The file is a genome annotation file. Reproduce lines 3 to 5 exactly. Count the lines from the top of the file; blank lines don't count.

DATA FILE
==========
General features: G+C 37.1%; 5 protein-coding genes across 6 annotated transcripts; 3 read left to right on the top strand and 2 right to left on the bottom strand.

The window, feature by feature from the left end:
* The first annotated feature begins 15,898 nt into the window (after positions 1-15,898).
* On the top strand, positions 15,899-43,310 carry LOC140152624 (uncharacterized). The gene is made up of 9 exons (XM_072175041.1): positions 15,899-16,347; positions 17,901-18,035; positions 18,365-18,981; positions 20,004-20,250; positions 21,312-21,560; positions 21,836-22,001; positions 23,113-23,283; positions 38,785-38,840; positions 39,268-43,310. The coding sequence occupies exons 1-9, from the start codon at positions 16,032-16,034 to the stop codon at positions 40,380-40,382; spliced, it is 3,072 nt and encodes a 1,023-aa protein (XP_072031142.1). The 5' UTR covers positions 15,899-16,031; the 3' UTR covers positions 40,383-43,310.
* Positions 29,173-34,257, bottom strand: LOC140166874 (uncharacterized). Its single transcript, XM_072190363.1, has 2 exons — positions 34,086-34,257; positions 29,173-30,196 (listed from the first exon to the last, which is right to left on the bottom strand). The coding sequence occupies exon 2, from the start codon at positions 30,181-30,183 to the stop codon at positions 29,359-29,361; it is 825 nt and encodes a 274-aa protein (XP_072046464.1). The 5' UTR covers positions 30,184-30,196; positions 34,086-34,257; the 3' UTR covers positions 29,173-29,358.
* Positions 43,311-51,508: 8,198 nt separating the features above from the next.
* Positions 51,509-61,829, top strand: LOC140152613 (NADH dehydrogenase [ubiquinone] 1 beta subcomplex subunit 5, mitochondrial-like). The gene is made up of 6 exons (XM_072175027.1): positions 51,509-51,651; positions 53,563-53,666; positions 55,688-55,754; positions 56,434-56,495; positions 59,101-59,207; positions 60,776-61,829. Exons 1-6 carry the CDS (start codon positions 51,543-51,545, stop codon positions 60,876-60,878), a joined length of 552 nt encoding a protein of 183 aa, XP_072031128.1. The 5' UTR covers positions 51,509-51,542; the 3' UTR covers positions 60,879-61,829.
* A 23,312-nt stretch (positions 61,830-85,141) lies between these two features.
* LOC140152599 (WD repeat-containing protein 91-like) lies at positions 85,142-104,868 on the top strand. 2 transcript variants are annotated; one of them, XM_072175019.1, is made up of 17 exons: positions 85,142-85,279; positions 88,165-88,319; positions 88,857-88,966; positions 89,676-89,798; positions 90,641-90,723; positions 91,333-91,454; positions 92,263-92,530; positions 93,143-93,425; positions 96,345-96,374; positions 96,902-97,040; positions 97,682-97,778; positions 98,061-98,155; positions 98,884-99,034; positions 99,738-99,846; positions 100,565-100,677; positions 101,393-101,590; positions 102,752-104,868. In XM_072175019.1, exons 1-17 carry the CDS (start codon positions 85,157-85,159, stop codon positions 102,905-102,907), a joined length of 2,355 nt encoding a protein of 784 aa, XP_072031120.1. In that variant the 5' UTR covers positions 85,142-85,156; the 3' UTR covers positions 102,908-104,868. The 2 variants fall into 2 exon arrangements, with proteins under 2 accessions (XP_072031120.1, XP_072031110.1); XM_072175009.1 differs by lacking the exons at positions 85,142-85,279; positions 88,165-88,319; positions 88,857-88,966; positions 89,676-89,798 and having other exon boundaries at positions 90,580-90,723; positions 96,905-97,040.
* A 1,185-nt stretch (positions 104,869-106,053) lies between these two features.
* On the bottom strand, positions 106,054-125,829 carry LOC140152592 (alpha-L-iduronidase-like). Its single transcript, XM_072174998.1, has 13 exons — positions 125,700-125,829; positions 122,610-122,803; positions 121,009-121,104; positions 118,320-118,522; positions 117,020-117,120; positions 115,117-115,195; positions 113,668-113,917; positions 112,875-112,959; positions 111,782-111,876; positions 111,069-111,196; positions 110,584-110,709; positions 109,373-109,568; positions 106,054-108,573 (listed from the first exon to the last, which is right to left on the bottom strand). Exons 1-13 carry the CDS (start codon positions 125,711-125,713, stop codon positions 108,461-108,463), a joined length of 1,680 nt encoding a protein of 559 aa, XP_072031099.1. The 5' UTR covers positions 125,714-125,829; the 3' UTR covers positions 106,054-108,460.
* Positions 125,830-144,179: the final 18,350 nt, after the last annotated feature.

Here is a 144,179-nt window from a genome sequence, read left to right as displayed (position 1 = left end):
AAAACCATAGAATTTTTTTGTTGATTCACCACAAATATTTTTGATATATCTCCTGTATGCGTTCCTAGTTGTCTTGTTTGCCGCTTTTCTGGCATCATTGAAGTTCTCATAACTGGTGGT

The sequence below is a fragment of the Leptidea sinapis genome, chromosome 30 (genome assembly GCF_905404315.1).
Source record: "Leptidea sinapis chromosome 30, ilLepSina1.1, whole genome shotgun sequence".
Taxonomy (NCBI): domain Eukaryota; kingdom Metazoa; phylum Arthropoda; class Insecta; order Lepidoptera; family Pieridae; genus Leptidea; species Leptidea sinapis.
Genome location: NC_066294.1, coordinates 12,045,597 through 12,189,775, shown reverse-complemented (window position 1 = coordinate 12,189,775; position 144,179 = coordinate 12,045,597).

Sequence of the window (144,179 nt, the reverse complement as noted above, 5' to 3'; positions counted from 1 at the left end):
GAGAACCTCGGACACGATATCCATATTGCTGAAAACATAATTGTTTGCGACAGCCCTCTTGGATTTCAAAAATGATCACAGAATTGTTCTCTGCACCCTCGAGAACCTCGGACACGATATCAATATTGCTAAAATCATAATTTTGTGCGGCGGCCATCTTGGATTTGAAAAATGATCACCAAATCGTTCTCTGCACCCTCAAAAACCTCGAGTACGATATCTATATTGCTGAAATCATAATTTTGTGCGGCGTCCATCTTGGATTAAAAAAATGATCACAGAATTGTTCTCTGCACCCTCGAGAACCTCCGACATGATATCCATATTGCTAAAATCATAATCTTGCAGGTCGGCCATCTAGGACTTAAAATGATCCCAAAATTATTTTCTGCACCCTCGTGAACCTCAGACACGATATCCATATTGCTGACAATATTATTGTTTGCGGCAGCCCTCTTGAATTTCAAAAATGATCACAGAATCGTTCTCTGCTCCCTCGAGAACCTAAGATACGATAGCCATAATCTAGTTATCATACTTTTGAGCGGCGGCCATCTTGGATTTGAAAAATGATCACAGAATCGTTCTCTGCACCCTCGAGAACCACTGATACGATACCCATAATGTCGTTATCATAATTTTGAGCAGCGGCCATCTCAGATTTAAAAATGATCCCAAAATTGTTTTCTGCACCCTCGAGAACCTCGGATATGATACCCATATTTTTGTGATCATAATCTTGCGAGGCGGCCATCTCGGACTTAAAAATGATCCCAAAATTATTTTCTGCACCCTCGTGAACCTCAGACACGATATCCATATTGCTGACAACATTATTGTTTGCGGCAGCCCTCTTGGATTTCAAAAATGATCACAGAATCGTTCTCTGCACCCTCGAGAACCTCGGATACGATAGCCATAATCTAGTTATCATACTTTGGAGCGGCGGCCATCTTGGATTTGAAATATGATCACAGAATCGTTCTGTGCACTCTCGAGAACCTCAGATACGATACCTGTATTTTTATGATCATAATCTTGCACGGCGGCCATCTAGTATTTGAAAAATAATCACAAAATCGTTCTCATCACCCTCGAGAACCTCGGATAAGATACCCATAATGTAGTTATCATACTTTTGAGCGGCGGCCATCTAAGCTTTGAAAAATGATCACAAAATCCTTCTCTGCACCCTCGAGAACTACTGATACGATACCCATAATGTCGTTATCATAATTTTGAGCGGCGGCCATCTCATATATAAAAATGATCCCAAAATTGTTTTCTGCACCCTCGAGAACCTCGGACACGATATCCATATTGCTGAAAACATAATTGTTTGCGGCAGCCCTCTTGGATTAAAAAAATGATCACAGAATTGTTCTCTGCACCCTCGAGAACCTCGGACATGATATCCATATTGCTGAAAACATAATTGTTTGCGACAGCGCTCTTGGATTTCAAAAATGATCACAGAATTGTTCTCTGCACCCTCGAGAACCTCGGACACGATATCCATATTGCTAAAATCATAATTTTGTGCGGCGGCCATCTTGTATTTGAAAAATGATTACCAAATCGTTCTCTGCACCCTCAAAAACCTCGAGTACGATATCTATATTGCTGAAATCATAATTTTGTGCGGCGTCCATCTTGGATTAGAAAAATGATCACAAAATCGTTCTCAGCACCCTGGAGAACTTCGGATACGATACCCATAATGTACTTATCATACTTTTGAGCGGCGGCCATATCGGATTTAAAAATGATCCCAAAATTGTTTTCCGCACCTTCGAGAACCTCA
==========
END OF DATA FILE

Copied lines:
* The first annotated feature begins 15,898 nt into the window (after positions 1-15,898).
* On the top strand, positions 15,899-43,310 carry LOC140152624 (uncharacterized). The gene is made up of 9 exons (XM_072175041.1): positions 15,899-16,347; positions 17,901-18,035; positions 18,365-18,981; positions 20,004-20,250; positions 21,312-21,560; positions 21,836-22,001; positions 23,113-23,283; positions 38,785-38,840; positions 39,268-43,310. The coding sequence occupies exons 1-9, from the start codon at positions 16,032-16,034 to the stop codon at positions 40,380-40,382; spliced, it is 3,072 nt and encodes a 1,023-aa protein (XP_072031142.1). The 5' UTR covers positions 15,899-16,031; the 3' UTR covers positions 40,383-43,310.
* Positions 29,173-34,257, bottom strand: LOC140166874 (uncharacterized). Its single transcript, XM_072190363.1, has 2 exons — positions 34,086-34,257; positions 29,173-30,196 (listed from the first exon to the last, which is right to left on the bottom strand). The coding sequence occupies exon 2, from the start codon at positions 30,181-30,183 to the stop codon at positions 29,359-29,361; it is 825 nt and encodes a 274-aa protein (XP_072046464.1). The 5' UTR covers positions 30,184-30,196; positions 34,086-34,257; the 3' UTR covers positions 29,173-29,358.